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McDonald's turns to Australia for source of leaner — and cheaper — burger beef

April 21, 2002|By SAUMYA ROY

Special to this newspaper

WASHINGTON (MNS) — Even as meat from the Brawley Beef plant starts making its way to McDonald's restaurants in Southern California next month, McDonald's will for the first time begin selling burgers made from Australian beef in some of its American restaurants.

McDonald's, the country's single largest buyer of domestic beef, is looking at Australian beef because of the dwindling supply of domestically produced lean meat, according to Lisa Howard, a McDonald's spokeswoman.

"People are buying more lean meat at grocery stores so we have seen reduced meat supply for about two years," she said.

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A cyclical downturn in beef

production has cut the amount of lean meat available in the market, experts said.

However, cattle ranching associations, citing McDonald's recent financial hardships, claim the real reason for the move is price. A spokeswoman for the

Australian embassy said the beef McDonald's is buying is a few cents a pound cheaper than its purchases in America.

Said John McBride, spokesman for the Livestock Marketing Association: "People in the industry are skeptical of the claim that there is shortage of supply."

"Their profits are falling and their competitors, like Burger King, use cheap imported beef," said Chuck Lambert, chief economist at the National Cattlemen's Beef Association.

"We have beef for them, but they want it much too cheap," said Bill Brandenberg, manager of Meloland Cattle Co. in El Centro.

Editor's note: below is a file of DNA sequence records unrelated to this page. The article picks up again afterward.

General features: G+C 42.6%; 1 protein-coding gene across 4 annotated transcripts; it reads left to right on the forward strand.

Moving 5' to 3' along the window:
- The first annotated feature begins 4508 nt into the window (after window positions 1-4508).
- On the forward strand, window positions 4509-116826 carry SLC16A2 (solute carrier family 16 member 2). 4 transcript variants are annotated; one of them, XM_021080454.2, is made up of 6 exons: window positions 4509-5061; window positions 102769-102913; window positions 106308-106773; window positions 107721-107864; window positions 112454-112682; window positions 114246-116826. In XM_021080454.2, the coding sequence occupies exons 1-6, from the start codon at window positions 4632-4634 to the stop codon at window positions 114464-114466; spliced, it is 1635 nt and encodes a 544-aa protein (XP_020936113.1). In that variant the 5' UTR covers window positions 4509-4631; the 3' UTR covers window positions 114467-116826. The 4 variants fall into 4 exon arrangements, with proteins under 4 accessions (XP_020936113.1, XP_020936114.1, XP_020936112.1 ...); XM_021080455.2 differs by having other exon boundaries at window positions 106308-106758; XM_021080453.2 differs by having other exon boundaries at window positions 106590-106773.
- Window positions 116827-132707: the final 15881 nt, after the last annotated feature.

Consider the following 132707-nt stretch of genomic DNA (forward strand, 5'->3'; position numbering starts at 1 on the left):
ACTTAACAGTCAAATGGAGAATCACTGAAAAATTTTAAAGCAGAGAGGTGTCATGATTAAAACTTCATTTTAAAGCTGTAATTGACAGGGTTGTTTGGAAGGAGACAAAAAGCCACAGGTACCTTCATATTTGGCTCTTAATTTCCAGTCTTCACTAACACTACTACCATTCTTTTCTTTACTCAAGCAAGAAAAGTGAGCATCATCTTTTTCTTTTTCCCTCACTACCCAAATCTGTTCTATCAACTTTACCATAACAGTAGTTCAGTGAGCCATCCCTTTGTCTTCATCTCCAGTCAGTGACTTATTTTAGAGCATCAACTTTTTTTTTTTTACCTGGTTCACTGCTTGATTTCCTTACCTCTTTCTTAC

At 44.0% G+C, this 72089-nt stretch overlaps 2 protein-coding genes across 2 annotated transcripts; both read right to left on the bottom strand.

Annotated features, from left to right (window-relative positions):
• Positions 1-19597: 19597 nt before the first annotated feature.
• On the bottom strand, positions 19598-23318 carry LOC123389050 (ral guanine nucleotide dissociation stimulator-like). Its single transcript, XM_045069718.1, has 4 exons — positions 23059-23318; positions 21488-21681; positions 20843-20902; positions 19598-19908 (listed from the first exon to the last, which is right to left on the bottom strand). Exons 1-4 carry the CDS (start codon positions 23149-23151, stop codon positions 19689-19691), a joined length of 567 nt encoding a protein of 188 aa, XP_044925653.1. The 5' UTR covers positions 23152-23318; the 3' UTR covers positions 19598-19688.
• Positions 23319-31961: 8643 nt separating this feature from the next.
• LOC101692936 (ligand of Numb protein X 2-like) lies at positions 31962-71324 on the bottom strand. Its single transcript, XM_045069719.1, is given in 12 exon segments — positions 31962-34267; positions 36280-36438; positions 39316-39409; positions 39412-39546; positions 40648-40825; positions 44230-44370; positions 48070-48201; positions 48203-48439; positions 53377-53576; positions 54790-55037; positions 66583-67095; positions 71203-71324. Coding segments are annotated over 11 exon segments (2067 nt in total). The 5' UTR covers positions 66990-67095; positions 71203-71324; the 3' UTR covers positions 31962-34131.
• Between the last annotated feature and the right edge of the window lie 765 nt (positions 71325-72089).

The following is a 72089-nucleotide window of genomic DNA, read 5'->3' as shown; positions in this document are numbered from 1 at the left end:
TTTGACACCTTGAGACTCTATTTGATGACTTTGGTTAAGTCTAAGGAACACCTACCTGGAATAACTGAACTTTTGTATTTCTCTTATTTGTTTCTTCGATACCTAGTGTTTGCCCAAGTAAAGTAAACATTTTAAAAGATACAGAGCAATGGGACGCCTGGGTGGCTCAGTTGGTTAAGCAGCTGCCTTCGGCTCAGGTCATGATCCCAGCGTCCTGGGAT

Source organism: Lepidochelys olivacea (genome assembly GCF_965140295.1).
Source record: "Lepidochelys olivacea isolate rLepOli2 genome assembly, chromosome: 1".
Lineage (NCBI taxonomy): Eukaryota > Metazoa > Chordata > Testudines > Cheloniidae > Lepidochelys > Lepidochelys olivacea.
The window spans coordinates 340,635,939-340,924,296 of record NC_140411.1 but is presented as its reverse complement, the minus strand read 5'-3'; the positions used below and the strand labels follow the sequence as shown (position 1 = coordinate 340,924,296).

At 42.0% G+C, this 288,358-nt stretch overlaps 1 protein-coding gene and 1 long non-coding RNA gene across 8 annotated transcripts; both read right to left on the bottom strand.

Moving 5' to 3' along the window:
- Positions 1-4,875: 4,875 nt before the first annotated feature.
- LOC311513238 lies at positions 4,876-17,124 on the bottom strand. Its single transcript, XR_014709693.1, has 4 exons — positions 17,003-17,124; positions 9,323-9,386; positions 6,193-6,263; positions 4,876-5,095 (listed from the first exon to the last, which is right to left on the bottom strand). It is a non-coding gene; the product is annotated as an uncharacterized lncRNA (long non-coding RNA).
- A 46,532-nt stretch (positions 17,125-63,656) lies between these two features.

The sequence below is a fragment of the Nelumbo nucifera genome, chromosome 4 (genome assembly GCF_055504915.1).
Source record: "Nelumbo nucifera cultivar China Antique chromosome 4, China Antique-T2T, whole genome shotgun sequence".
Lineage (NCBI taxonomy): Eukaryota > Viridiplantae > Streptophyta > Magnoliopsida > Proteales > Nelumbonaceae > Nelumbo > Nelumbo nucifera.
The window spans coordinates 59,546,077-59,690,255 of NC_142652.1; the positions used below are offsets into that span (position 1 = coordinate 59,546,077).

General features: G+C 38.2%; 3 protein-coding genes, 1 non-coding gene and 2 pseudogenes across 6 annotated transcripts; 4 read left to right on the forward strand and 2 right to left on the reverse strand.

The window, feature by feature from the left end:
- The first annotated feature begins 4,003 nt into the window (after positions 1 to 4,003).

A slow economy, a foot-and-mouth disease scare in Europe and a weakening Japanese market all contributed to a 33 percent drop in McDonald's net income for the first quarter of the year.

Analysts said McDonald's is looking to stem its troubles by cutting costs through the purchase of cheaper meat from Australia and New Zealand.

Australian beef is 5 to 10 cents a pound cheaper than American beef, thanks in part to a weak Australian dollar. Howard said McDonald's, which has been using Australian beef in many Asian markets, would not cut purchases from domestic buyers. The company plans to introduce the imported beef at 400 restaurants in the

southeastern U.S. for what Howard called a test project.

Officials at the Brawley Beef plant, which only recently got its first contract to sell ground beef

to McDonald's, said they expected no immediate impact.

Australian beef imports, which are under a quota, are unlikely to rise, experts said. Still, cattle prices, which have been depressed recently, dropped about 5 cents per pound in the commodities markets on the news of McDonald's decision.

Brandenberg said that farmers' profits are being squeezed. While retail beef prices have dropped about 1 percent, wholesale prices had dropped more than 10 percent in the last two weeks.

The decision by McDonald's will have a "psychological impact" on Imperial Valley cattle businessmen, said Brandenberg, particularly in light of McDonald's traditionally close relationship with American cattlemen.

Australian beef is becoming increasingly popular in the U.S., with imports hitting the quota limits last year. Imperial Valley cattle businessmen justified their high prices by saying American beef is higher quality than imported beef.

"American beef is more expensive because it is grain fed, while Australian beef is grass fed," said Ross Jenkins, general manager of Phillips Cattle Co. in El Centro.

The Livestock Marketing Association's McBride said, "This is another argument for displaying the country of origin on products."

He said because McDonald's had promoted that it used only American beef as a part of its advertising campaigns, now it should disclose in the test restaurants that burgers are made from Australian meat.

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